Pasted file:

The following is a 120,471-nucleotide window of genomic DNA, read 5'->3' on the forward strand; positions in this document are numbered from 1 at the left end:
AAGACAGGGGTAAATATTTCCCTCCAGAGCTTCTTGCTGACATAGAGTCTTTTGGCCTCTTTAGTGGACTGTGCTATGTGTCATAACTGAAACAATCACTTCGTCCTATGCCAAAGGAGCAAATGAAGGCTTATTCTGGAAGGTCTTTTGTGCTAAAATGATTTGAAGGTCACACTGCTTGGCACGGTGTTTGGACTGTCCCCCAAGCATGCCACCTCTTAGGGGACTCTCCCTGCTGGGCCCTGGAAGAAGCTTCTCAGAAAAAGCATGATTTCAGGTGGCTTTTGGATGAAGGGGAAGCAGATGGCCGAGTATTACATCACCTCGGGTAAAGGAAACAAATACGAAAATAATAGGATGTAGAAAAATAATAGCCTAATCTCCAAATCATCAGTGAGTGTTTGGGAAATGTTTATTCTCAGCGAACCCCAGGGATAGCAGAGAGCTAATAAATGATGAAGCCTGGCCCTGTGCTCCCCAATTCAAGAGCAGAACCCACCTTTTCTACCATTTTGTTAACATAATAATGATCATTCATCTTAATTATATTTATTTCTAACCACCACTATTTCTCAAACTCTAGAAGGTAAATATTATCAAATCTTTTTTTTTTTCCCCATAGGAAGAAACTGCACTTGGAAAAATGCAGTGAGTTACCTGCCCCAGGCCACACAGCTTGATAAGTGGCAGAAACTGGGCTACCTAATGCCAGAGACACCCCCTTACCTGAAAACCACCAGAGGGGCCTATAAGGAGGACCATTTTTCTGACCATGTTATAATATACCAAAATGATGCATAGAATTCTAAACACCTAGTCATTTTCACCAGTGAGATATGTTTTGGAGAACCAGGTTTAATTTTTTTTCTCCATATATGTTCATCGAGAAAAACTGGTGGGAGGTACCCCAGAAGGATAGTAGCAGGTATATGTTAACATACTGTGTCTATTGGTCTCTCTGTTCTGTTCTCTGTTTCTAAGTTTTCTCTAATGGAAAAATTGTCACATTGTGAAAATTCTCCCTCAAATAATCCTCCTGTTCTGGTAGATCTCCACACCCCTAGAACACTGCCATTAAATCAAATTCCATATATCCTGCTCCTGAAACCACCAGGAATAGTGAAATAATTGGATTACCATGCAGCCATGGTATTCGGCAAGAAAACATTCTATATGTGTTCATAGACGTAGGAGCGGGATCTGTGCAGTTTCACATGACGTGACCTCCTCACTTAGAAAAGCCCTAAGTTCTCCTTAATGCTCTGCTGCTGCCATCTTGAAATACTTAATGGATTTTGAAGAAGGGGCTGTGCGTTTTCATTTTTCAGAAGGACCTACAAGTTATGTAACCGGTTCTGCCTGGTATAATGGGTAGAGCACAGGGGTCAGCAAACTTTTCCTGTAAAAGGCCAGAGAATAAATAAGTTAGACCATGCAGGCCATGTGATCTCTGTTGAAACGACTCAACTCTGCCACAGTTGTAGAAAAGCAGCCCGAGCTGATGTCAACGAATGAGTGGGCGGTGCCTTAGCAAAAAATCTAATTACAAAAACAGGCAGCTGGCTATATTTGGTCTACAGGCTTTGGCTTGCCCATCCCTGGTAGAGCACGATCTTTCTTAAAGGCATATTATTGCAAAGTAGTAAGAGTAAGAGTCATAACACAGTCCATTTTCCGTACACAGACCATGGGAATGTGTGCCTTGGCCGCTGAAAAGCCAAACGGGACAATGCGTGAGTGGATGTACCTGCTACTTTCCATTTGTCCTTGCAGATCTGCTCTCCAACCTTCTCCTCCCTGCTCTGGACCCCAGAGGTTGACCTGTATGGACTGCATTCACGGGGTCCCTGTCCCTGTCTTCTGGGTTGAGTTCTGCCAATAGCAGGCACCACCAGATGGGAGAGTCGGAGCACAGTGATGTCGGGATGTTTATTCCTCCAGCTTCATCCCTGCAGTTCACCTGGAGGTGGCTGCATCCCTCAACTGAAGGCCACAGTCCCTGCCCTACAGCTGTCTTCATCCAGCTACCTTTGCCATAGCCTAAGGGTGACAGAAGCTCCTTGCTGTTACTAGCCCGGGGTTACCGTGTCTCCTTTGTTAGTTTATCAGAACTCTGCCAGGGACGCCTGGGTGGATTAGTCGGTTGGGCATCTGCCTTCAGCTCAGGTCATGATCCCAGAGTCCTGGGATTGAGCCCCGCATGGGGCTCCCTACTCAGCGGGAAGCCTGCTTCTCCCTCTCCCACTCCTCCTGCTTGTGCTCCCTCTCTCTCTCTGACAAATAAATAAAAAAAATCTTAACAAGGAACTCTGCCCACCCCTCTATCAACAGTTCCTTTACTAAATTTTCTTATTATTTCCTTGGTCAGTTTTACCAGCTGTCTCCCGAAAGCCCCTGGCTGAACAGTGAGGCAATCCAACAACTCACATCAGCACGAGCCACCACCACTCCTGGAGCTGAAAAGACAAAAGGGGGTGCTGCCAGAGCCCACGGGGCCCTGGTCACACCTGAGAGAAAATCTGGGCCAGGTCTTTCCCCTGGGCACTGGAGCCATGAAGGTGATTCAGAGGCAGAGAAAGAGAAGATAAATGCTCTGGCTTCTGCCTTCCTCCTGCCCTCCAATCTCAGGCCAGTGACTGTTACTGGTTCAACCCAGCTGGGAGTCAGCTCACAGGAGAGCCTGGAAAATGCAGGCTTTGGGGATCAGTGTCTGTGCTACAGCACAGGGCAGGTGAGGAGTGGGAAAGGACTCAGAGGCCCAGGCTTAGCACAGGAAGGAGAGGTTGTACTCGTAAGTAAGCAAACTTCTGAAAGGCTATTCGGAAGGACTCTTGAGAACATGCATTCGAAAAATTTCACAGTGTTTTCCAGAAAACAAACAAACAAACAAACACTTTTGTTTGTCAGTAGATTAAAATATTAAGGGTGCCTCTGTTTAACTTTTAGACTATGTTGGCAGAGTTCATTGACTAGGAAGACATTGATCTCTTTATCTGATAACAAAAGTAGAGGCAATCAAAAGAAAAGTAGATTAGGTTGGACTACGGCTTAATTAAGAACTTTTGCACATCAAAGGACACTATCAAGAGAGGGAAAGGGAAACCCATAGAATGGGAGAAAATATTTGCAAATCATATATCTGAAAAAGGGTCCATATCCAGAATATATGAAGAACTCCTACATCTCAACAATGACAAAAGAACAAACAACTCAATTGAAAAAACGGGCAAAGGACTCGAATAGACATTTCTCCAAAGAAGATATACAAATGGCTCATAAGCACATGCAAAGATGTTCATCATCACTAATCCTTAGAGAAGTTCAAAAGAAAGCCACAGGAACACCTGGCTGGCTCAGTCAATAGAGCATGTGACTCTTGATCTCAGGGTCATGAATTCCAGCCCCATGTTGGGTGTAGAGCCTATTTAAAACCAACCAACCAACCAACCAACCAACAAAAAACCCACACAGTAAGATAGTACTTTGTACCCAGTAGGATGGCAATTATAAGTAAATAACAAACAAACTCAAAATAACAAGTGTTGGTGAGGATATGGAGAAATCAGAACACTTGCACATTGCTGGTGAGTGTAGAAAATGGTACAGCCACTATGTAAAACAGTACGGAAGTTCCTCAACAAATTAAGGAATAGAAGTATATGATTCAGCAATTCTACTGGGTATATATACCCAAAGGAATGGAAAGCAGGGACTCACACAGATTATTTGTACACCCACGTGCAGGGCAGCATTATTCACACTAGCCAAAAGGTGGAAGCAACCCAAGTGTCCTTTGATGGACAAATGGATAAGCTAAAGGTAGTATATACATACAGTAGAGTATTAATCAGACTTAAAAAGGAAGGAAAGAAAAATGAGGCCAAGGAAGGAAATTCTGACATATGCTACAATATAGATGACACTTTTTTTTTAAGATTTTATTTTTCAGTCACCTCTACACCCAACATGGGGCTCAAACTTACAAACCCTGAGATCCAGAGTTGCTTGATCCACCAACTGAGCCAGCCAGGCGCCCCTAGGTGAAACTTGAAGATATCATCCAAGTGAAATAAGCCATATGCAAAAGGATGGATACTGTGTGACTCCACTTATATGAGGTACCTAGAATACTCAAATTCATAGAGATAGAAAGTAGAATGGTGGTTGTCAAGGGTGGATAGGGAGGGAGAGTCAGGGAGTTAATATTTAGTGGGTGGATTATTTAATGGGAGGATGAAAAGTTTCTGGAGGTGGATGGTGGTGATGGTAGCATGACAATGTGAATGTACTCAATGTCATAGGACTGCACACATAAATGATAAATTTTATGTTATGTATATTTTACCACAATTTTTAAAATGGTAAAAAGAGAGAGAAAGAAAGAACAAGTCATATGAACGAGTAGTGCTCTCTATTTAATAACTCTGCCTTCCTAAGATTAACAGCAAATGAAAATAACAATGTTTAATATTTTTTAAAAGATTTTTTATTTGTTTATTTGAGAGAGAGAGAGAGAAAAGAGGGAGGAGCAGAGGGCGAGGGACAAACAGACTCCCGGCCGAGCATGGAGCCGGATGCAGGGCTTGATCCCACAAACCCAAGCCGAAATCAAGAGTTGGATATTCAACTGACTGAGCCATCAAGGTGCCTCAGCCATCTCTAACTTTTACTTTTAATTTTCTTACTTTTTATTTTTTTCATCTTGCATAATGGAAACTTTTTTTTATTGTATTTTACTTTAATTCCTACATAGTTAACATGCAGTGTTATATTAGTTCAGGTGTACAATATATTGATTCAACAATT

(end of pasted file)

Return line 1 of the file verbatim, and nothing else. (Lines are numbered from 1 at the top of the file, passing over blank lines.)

The following is a 120,471-nucleotide window of genomic DNA, read 5'->3' on the forward strand; positions in this document are numbered from 1 at the left end: